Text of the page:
What are the most consequential decisions we make? What choices most shape the people we’ll become and the impact we’ll leave?
Years ago, I struggled mightily as I neared the end of college, grappling with what I imagined to be the great crossroads of my life.
My parents embodied one potential route. It was rooted, local, steady. They’d raised my three brothers and me in the same community where Dad grew up. He taught at the local high school. Mom taught in public schools, too, when not raising my three brothers and me.
Aunt Marlene and Uncle Gary modeled the other path. They’ve lived all over the world, going wherever they sensed God leading – Bolivia to North Carolina, Peru to Hawaii to Sri Lanka—in roles ranging from missionary and pastor to college professor.
Which path, I often wondered, would lead to the richest experiences and deepest impact?
I loved the roots my parents grew deep into California’s Central Valley. Their life yielded long friendships and rich fruit growing in generations of students and neighbors. But Marlene and Gary had something special, too. They left behind them a trail of uncommon friendships, marvelous adventures, and lasting impact all over the world.
These two paths seemed polar opposites to me. But as the years have passed, I’ve observed something unexpected. Despite the notable differences, the lives of both couples show, undeniably, remarkably similar outcomes. I see in both the kind of vibrant fruitfulness I hope will define my own life as well.
The simple truth is that for both Mom and Dad and Marlene and Gary, it was not chiefly the big decisions that led to this result. Certainly, choices of vocation and location played a part. But what I now see made the largest difference was the small, oft-repeated choices they made each day as they sought to follow Jesus, whatever the place or task before them.
It came from the way Dad let students keep him late after school to talk over their struggles… the way he held together such gentleness and strength as a father and a friend… how I never once heard Mom pass on hurtful gossip… how she’d most always ask good questions rather than talk about herself. I also saw it in the way Marlene and Gary expressed gratefulness in both plenty and in want… how they’d open their home to just about anyone… and how they’d remember things you told them when most others forgot.
These easy-to-overlook choices became the rhythms of their lives. Steadily, chosen actions became habits, then character, then the lasting fruit of lives well-lived.
Small things, I now see, most shaped the people they became and the legacy they are leaving. That’s not to say that their major decisions didn’t have important consequences. But my sense now is that most of those big choices were made long before they reached them – determined by the countless “small” choices that’d come before.
So we ask again: What are the most important decisions we’ll make?
Here’s what I’d propose. Nothing will more shape the person we’ll become or the impact we’ll leave behind than the small, oft-repeated choices we make every day.
Some of that, I believe, flows simply from the cumulative power of habit. A single snowflake won’t bend even a blade of grass. A mountainside of snowflakes can become an avalanche that tears mighty oaks from their roots.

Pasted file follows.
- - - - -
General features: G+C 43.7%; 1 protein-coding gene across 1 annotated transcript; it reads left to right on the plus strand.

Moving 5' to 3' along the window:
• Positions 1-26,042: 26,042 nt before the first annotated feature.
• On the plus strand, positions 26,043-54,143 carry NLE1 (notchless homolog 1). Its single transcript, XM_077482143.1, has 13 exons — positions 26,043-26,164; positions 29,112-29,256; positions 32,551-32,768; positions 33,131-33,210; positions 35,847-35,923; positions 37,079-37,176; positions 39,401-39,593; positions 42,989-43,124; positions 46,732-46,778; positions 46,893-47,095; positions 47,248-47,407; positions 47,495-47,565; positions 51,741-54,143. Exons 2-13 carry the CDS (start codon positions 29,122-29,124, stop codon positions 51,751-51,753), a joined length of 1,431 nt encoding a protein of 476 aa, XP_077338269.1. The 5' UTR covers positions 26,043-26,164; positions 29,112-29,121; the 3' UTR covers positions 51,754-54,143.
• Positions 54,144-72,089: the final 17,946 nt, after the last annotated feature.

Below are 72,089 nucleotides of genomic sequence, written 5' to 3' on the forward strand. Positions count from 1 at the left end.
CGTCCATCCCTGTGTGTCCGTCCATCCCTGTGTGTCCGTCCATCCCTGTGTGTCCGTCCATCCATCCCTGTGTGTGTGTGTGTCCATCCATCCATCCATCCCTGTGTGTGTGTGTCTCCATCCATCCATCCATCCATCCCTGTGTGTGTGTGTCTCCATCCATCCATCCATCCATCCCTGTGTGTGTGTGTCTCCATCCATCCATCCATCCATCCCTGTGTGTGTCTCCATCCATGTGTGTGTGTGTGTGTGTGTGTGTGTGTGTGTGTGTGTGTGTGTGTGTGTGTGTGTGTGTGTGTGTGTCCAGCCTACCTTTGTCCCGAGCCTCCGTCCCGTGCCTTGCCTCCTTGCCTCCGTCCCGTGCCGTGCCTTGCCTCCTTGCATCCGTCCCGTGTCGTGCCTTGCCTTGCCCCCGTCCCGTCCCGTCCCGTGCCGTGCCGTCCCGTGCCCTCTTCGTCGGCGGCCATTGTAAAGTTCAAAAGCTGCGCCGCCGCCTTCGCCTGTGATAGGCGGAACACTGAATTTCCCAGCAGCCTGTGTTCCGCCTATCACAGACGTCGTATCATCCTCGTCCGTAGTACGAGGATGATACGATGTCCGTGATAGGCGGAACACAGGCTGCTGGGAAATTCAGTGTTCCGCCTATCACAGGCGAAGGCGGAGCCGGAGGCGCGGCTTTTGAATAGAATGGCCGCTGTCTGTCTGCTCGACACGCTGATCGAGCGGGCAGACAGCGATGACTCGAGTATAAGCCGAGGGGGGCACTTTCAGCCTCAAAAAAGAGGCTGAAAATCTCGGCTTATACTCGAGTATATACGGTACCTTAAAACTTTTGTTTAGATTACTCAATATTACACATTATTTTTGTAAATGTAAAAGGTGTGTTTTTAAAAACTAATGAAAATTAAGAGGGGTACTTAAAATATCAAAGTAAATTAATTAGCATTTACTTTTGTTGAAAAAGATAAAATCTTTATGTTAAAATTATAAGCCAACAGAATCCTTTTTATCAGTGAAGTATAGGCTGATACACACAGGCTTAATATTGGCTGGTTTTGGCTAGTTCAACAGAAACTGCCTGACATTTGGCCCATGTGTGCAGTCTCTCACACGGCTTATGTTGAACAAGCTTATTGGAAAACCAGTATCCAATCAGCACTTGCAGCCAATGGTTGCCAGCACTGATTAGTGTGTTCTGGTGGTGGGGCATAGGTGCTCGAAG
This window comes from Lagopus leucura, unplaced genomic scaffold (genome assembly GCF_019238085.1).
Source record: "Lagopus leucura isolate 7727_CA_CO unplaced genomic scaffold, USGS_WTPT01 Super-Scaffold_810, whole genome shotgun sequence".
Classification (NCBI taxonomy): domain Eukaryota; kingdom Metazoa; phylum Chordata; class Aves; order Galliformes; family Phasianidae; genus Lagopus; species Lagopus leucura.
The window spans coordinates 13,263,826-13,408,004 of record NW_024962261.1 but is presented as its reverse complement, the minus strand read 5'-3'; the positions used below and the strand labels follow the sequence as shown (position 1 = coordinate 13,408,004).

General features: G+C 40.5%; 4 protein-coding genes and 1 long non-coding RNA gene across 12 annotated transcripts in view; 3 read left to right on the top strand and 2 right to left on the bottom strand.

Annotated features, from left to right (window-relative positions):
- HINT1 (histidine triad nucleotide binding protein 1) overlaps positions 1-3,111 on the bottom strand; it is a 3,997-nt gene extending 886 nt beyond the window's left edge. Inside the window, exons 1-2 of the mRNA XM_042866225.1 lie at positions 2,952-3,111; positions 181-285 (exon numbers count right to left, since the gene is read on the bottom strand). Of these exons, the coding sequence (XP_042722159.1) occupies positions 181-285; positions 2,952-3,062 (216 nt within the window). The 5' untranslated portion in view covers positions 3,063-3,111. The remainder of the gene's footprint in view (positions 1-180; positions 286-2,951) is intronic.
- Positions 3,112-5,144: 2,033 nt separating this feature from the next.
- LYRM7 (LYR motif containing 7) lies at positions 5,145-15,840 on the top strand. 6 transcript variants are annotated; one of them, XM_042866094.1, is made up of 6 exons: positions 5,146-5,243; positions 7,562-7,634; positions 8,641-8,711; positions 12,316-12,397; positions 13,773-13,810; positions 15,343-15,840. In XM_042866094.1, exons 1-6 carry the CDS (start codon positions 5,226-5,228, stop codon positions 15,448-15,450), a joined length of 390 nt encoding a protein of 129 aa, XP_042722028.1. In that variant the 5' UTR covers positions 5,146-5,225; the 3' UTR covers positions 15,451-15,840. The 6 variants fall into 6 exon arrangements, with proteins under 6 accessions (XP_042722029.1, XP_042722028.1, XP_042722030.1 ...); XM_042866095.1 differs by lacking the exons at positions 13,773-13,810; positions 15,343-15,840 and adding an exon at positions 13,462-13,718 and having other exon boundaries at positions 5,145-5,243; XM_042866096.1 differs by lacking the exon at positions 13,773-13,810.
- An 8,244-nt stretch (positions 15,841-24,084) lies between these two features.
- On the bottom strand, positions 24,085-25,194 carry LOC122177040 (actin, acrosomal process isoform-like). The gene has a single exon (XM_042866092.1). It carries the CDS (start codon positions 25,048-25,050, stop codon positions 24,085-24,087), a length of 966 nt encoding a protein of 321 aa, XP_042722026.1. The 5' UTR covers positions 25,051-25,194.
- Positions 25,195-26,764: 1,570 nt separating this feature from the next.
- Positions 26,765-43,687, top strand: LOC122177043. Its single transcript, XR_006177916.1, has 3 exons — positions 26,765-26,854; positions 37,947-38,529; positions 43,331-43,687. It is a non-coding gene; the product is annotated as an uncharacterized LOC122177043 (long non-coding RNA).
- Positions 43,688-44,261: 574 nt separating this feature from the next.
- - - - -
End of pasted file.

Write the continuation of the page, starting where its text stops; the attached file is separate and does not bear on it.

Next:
I see that principle at play as my kids memorize Bible verses each week. We aim for just one per week. But years of that practice means my 15-year old daughter Siena has hundreds of verses memorized, all of them shaping her heart and character in marvelous and mysterious ways.
Little choices, oft’-repeated, can remake a life.
Over time, seemingly small choices can make a profound difference – for our lives, and for those we serve. We see this in how walking for just two minutes each hour can notably increase your lifespan. How hand-washing can save more lives than the most costly medical intervention. How simple limit-setting by parents measurably grows attention and impulse control in children who’ve experienced adversity. How shifting your posture boosts your ability to solve problems. How writing just a few sentences once a week on things you’re thankful for makes you measurably happier and reduces trips to the doctor.
Little choices, oft’-repeated, can remake a life.
But mark this. It is not only the natural law of accumulation that give small choices their power. There is a deeper law at work here as well. If the Bible is to be believed, at the very center of all things is the God who takes what is small and makes it large. What is often overlooked and cast aside, God sees, God honors, and God multiplies.
He sees the little choices no one else observes. Whispered prayers. Quiet faithfulness.
What is often overlooked and cast aside, God sees, God honors, and God multiplies.
He honors the unseen acts and hidden service no one else will thank us for. The shepherd’s heart. The widow’s mite.
He multiplies the smallest act of love. Like loaves and fish. Like a mustard seed.
And what the world often fails to notice can steadily reshape lives and landscapes. As raindrops. As gentle winds.
Indeed, our little daily choices often become the very material God uses to forge our character… to restore weary hearts around us… and to mend the fabric of a torn world.
So, what is CAFO’s 2020 theme?
little things can (re)make a life
YOU are invited … to join remarkable men and women from across the US and around the globe at SMALL MATTERS… where we’ll explore together the small choices that can remake lives – both our own and those we serve.